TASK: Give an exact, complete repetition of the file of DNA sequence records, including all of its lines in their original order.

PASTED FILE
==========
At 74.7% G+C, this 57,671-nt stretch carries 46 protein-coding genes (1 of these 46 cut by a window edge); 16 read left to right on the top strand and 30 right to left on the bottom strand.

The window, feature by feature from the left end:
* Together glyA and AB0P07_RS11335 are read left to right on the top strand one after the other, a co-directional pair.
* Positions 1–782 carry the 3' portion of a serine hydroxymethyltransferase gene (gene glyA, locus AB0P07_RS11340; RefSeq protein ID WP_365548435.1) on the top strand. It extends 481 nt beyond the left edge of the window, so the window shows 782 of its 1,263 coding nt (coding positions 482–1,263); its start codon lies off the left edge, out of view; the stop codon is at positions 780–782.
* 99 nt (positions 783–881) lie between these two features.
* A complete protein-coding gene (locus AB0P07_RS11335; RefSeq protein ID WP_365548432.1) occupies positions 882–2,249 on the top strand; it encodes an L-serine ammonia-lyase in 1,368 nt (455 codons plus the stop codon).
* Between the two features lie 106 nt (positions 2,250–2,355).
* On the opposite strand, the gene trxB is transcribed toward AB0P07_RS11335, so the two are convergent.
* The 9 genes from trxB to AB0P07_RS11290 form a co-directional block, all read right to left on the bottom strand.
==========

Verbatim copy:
At 74.7% G+C, this 57,671-nt stretch carries 46 protein-coding genes (1 of these 46 cut by a window edge); 16 read left to right on the top strand and 30 right to left on the bottom strand.

The window, feature by feature from the left end:
* Together glyA and AB0P07_RS11335 are read left to right on the top strand one after the other, a co-directional pair.
* Positions 1–782 carry the 3' portion of a serine hydroxymethyltransferase gene (gene glyA, locus AB0P07_RS11340; RefSeq protein ID WP_365548435.1) on the top strand. It extends 481 nt beyond the left edge of the window, so the window shows 782 of its 1,263 coding nt (coding positions 482–1,263); its start codon lies off the left edge, out of view; the stop codon is at positions 780–782.
* 99 nt (positions 783–881) lie between these two features.
* A complete protein-coding gene (locus AB0P07_RS11335; RefSeq protein ID WP_365548432.1) occupies positions 882–2,249 on the top strand; it encodes an L-serine ammonia-lyase in 1,368 nt (455 codons plus the stop codon).
* Between the two features lie 106 nt (positions 2,250–2,355).
* On the opposite strand, the gene trxB is transcribed toward AB0P07_RS11335, so the two are convergent.
* The 9 genes from trxB to AB0P07_RS11290 form a co-directional block, all read right to left on the bottom strand.